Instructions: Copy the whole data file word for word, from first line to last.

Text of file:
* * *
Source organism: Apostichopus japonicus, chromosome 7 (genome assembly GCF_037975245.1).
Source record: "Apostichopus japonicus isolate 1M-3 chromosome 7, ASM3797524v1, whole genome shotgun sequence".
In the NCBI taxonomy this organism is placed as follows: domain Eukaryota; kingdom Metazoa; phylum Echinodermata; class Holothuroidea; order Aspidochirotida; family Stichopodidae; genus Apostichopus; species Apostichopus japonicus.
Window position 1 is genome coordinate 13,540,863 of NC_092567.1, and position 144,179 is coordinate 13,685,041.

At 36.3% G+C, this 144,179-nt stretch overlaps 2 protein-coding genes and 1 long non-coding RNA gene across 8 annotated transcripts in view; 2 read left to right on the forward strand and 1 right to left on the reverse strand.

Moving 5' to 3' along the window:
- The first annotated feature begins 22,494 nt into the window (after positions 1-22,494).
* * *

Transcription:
Source organism: Apostichopus japonicus, chromosome 7 (genome assembly GCF_037975245.1).
Source record: "Apostichopus japonicus isolate 1M-3 chromosome 7, ASM3797524v1, whole genome shotgun sequence".
In the NCBI taxonomy this organism is placed as follows: domain Eukaryota; kingdom Metazoa; phylum Echinodermata; class Holothuroidea; order Aspidochirotida; family Stichopodidae; genus Apostichopus; species Apostichopus japonicus.
Window position 1 is genome coordinate 13,540,863 of NC_092567.1, and position 144,179 is coordinate 13,685,041.

At 36.3% G+C, this 144,179-nt stretch overlaps 2 protein-coding genes and 1 long non-coding RNA gene across 8 annotated transcripts in view; 2 read left to right on the forward strand and 1 right to left on the reverse strand.

Moving 5' to 3' along the window:
- The first annotated feature begins 22,494 nt into the window (after positions 1-22,494).